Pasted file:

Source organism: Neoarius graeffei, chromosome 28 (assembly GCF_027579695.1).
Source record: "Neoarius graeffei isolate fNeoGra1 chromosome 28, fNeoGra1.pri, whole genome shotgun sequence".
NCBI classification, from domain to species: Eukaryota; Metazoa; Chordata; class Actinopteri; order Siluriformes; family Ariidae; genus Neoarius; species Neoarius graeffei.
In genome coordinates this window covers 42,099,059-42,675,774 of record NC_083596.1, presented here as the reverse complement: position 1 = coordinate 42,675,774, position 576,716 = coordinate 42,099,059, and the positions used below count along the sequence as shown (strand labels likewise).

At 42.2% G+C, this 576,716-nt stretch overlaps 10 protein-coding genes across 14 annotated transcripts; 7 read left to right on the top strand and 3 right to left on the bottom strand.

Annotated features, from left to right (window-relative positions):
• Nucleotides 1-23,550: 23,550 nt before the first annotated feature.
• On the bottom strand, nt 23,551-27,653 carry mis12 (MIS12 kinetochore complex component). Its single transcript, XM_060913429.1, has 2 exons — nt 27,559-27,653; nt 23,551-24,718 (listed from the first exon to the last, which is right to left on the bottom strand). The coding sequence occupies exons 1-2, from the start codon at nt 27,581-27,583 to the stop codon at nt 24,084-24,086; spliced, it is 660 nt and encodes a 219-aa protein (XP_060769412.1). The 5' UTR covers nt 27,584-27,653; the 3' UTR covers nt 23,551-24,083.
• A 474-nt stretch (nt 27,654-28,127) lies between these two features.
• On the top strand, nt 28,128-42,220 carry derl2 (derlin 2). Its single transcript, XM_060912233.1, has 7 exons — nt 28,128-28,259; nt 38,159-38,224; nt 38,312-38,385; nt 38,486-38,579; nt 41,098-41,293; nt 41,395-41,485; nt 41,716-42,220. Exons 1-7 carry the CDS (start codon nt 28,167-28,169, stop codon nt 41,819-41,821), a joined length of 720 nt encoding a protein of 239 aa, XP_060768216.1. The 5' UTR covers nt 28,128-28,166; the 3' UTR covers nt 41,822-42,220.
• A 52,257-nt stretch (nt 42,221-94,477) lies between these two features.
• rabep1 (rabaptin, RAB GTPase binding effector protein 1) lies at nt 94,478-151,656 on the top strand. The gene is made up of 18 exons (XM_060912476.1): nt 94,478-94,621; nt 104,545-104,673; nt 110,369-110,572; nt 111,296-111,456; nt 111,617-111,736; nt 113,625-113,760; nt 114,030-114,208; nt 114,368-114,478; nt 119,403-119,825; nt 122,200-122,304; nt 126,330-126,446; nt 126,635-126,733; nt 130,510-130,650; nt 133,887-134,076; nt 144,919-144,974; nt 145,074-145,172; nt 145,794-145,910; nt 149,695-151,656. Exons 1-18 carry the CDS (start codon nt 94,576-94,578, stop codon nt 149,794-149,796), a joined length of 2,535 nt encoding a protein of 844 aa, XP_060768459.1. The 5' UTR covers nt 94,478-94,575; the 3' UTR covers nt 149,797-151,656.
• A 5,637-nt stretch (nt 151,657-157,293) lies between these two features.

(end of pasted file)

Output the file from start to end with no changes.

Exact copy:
Source organism: Neoarius graeffei, chromosome 28 (assembly GCF_027579695.1).
Source record: "Neoarius graeffei isolate fNeoGra1 chromosome 28, fNeoGra1.pri, whole genome shotgun sequence".
NCBI classification, from domain to species: Eukaryota; Metazoa; Chordata; class Actinopteri; order Siluriformes; family Ariidae; genus Neoarius; species Neoarius graeffei.
In genome coordinates this window covers 42,099,059-42,675,774 of record NC_083596.1, presented here as the reverse complement: position 1 = coordinate 42,675,774, position 576,716 = coordinate 42,099,059, and the positions used below count along the sequence as shown (strand labels likewise).

At 42.2% G+C, this 576,716-nt stretch overlaps 10 protein-coding genes across 14 annotated transcripts; 7 read left to right on the top strand and 3 right to left on the bottom strand.

Annotated features, from left to right (window-relative positions):
• Nucleotides 1-23,550: 23,550 nt before the first annotated feature.
• On the bottom strand, nt 23,551-27,653 carry mis12 (MIS12 kinetochore complex component). Its single transcript, XM_060913429.1, has 2 exons — nt 27,559-27,653; nt 23,551-24,718 (listed from the first exon to the last, which is right to left on the bottom strand). The coding sequence occupies exons 1-2, from the start codon at nt 27,581-27,583 to the stop codon at nt 24,084-24,086; spliced, it is 660 nt and encodes a 219-aa protein (XP_060769412.1). The 5' UTR covers nt 27,584-27,653; the 3' UTR covers nt 23,551-24,083.
• A 474-nt stretch (nt 27,654-28,127) lies between these two features.
• On the top strand, nt 28,128-42,220 carry derl2 (derlin 2). Its single transcript, XM_060912233.1, has 7 exons — nt 28,128-28,259; nt 38,159-38,224; nt 38,312-38,385; nt 38,486-38,579; nt 41,098-41,293; nt 41,395-41,485; nt 41,716-42,220. Exons 1-7 carry the CDS (start codon nt 28,167-28,169, stop codon nt 41,819-41,821), a joined length of 720 nt encoding a protein of 239 aa, XP_060768216.1. The 5' UTR covers nt 28,128-28,166; the 3' UTR covers nt 41,822-42,220.
• A 52,257-nt stretch (nt 42,221-94,477) lies between these two features.
• rabep1 (rabaptin, RAB GTPase binding effector protein 1) lies at nt 94,478-151,656 on the top strand. The gene is made up of 18 exons (XM_060912476.1): nt 94,478-94,621; nt 104,545-104,673; nt 110,369-110,572; nt 111,296-111,456; nt 111,617-111,736; nt 113,625-113,760; nt 114,030-114,208; nt 114,368-114,478; nt 119,403-119,825; nt 122,200-122,304; nt 126,330-126,446; nt 126,635-126,733; nt 130,510-130,650; nt 133,887-134,076; nt 144,919-144,974; nt 145,074-145,172; nt 145,794-145,910; nt 149,695-151,656. Exons 1-18 carry the CDS (start codon nt 94,576-94,578, stop codon nt 149,794-149,796), a joined length of 2,535 nt encoding a protein of 844 aa, XP_060768459.1. The 5' UTR covers nt 94,478-94,575; the 3' UTR covers nt 149,797-151,656.
• A 5,637-nt stretch (nt 151,657-157,293) lies between these two features.